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Topics - Eamonnca1

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GAA Discussion / Your earliest memories of the GAA
« on: November 13, 2014, 06:36:26 PM »
Sitting at a match between Armagh and Fermanagh in Irvinestown.  Would have been early 80s, maybe late 70s.  I remember my brothers getting all excited because Fermanagh was getting bate. My dad, a Fermanagh man, was sitting behind us with his mates. One of them gave me a sweet every time Fermanagh scored but he didn't succeed in getting me to shout against Armagh!

GAA Discussion / Devastated GAA star gets 48-week ban for UK match
« on: November 11, 2014, 01:14:47 AM »
Devastated GAA star gets 48-week ban for UK match

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Joe McGillycuddy in action for Glenbeigh/Glencar in Kerry.

A YOUNG GAA player has been left "devastated" following the handing down of a 48-week ban for playing in a 'sevens' tournament in England on the weekend of the All-Ireland.

Joe McGillycuddy, who plays with Kerry club Glenbeigh/ Glencar, was hit with the ban when he told the GAA he had played with the Leicester-based Naomh Padraig club in a seven-a-side tournament against St Jude's, despite being registered with the Kerry club.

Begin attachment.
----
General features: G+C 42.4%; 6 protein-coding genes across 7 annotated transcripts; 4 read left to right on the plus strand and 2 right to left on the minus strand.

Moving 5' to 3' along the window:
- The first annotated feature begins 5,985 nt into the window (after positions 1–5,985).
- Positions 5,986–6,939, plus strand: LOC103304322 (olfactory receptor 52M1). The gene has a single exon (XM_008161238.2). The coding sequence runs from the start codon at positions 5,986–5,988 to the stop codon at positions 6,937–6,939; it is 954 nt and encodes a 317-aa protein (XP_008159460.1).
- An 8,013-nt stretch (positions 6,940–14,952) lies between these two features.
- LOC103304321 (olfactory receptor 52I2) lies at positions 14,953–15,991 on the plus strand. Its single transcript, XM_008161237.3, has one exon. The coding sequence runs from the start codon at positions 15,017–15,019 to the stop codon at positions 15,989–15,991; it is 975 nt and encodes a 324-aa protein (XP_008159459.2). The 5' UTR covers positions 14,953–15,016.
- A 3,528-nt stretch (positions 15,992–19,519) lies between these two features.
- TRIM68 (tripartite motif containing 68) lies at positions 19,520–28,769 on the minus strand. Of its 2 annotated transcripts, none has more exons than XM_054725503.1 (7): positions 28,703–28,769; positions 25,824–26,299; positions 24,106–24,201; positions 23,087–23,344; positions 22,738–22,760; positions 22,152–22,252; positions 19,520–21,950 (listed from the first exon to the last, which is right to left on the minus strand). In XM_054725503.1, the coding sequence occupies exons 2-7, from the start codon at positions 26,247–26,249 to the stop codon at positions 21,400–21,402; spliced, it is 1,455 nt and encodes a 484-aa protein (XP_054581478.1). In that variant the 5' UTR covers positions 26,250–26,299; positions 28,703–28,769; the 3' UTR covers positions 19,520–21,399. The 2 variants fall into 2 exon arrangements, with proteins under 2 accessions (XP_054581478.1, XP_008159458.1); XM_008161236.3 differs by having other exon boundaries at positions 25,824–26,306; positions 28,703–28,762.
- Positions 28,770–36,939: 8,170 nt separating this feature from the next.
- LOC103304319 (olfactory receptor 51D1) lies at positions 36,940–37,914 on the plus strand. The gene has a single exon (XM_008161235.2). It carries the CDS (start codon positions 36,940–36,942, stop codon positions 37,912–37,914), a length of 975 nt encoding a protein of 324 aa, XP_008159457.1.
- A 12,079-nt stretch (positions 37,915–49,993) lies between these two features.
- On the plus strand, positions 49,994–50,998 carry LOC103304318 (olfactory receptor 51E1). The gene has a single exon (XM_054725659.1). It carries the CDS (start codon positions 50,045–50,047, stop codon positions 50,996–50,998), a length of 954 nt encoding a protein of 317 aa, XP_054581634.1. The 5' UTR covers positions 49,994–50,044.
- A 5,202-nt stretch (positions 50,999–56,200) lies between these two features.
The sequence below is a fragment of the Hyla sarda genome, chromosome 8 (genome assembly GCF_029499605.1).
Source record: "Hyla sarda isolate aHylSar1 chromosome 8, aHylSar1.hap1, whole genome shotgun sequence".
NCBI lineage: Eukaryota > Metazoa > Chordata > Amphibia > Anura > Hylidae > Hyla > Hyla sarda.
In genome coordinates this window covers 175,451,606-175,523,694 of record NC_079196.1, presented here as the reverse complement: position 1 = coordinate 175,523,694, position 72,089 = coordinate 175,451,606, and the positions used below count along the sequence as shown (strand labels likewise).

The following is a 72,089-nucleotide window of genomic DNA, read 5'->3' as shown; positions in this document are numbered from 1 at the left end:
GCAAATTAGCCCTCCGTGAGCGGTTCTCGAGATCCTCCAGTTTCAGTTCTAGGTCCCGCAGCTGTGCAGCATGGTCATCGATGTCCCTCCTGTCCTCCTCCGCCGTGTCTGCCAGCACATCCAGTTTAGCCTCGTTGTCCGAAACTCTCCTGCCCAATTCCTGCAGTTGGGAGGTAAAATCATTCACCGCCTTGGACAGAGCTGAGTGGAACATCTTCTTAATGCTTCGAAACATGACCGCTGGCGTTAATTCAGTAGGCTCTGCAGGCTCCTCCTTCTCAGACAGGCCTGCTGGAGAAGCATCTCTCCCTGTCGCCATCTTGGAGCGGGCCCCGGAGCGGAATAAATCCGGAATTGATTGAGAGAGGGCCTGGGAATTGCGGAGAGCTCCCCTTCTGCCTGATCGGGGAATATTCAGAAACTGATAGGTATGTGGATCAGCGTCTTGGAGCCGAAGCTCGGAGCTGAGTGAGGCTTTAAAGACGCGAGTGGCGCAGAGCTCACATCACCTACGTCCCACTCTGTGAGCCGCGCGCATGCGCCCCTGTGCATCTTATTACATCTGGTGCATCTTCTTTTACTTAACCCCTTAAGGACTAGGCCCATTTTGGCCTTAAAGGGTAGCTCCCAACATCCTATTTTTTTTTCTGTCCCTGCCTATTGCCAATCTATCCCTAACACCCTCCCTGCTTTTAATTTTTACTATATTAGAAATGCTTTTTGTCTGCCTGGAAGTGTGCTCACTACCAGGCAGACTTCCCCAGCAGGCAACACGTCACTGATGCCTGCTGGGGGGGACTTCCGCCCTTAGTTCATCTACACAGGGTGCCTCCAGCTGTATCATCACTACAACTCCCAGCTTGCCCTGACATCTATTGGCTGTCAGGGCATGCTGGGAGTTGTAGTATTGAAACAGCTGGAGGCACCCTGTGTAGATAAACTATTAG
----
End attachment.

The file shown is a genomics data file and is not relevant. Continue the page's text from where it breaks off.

Mr McGillycuddy, who lives and works in Leicester but commutes home to play with Glenbeigh/Glencar, said he wasn't aware that it was an officially sanctioned GAA competition.

He now faces losing out on participating in his club's upcoming clash against Brosna in the Kerry Junior Championship semi-final.

Should his team progress, he will also miss out on being involved in any county, provincial or All-Ireland club championship matches.

Two four-time All-Ireland winners, former Kerry star Sean O'Sullivan and McGillycuddy's clubmate in Glenbeigh/Glencar Darran O'Sullivan, have condemned the decision, taken following a hearing of the case at Croke Park last Thursday.

A subsequent appeal to the GAA's Central Appeals Committee was unsuccessful, leaving McGillycuddy with the only hope that his case will be reconsidered under the Reinstate Rule.

This allows a player who has served a period of suspension to be reinstated because of the hardship caused by the ban.

Chairman of Glenbeigh/Glencar GAA club Aidan Roche said the decision was particularly disappointing as it was McGillycuddy who had "put his hands up".

He said: "We decided to be totally honest and upfront about the situation once we found out because we didn't want it to cost the club further down the line should we progress in competitions and Joe having played for us in them.